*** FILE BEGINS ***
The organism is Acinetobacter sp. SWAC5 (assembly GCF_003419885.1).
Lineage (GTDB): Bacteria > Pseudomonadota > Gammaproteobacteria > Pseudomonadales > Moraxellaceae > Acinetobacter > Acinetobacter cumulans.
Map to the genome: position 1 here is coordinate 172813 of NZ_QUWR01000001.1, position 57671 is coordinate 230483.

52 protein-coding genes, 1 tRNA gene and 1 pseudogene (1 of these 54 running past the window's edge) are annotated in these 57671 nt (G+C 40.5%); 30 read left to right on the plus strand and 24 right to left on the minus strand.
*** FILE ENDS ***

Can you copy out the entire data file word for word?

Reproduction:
The organism is Acinetobacter sp. SWAC5 (assembly GCF_003419885.1).
Lineage (GTDB): Bacteria > Pseudomonadota > Gammaproteobacteria > Pseudomonadales > Moraxellaceae > Acinetobacter > Acinetobacter cumulans.
Map to the genome: position 1 here is coordinate 172813 of NZ_QUWR01000001.1, position 57671 is coordinate 230483.

52 protein-coding genes, 1 tRNA gene and 1 pseudogene (1 of these 54 running past the window's edge) are annotated in these 57671 nt (G+C 40.5%); 30 read left to right on the plus strand and 24 right to left on the minus strand.